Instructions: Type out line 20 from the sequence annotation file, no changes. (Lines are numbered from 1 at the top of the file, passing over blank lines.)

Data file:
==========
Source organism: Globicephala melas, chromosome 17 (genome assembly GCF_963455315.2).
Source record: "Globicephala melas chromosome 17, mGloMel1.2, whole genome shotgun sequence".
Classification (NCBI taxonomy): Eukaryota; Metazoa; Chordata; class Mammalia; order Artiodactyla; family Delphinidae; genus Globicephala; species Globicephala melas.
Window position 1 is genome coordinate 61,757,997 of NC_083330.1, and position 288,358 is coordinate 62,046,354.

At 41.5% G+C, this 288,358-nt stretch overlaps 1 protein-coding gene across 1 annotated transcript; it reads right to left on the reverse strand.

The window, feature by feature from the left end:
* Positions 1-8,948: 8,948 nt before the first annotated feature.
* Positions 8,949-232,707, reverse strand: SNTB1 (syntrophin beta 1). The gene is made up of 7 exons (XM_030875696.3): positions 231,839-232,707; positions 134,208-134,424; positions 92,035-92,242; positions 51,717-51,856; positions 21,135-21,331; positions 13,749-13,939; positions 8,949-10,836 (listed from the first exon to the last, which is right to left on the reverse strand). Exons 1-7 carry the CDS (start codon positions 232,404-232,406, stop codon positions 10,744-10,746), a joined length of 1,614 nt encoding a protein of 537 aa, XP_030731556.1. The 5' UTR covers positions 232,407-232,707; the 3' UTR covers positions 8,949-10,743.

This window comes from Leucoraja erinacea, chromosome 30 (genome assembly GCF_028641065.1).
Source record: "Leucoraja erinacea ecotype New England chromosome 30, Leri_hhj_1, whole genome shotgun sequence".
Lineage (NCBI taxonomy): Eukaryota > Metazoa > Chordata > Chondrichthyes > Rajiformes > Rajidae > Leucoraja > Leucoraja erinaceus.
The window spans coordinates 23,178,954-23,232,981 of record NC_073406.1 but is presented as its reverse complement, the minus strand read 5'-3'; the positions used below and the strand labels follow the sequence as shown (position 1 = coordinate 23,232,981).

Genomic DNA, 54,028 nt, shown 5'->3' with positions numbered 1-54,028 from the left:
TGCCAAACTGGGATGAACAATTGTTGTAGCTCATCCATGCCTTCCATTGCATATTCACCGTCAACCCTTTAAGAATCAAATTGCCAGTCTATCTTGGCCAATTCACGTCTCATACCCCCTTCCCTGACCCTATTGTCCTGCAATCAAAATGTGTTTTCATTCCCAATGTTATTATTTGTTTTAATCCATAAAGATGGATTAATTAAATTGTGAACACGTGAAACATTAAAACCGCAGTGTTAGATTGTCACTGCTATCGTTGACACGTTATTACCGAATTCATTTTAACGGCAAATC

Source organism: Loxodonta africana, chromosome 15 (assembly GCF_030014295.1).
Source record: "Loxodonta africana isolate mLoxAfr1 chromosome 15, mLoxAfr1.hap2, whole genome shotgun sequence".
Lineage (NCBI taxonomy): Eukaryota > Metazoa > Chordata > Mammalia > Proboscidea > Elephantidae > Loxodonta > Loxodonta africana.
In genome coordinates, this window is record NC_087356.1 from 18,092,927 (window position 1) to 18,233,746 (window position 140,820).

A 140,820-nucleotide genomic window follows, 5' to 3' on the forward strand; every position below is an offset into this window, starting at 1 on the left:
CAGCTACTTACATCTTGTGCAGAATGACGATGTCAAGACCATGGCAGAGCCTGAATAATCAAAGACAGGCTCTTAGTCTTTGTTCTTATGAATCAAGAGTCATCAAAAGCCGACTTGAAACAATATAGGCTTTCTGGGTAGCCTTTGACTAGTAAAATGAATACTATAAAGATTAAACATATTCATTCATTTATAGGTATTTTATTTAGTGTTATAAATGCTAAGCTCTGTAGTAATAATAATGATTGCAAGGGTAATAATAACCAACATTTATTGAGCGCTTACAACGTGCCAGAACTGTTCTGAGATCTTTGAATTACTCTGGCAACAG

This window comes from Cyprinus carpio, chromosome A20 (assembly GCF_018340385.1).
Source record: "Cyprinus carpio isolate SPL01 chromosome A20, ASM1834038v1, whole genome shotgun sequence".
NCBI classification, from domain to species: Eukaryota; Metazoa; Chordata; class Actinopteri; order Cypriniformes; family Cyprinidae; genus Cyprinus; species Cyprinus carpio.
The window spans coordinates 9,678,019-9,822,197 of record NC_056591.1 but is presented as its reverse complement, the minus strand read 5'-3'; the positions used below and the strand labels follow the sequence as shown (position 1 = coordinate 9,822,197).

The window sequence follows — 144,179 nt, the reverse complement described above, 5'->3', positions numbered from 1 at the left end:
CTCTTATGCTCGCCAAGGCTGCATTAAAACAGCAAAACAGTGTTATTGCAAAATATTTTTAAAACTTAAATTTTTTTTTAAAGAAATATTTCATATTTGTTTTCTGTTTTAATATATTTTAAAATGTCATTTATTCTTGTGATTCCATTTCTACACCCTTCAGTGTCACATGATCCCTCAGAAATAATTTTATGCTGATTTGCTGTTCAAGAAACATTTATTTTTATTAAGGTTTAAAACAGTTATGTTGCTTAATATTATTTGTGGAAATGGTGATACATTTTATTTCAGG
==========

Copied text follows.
CAGCTACTTACATCTTGTGCAGAATGACGATGTCAAGACCATGGCAGAGCCTGAATAATCAAAGACAGGCTCTTAGTCTTTGTTCTTATGAATCAAGAGTCATCAAAAGCCGACTTGAAACAATATAGGCTTTCTGGGTAGCCTTTGACTAGTAAAATGAATACTATAAAGATTAAACATATTCATTCATTTATAGGTATTTTATTTAGTGTTATAAATGCTAAGCTCTGTAGTAATAATAATGATTGCAAGGGTAATAATAACCAACATTTATTGAGCGCTTACAACGTGCCAGAACTGTTCTGAGATCTTTGAATTACTCTGGCAACAG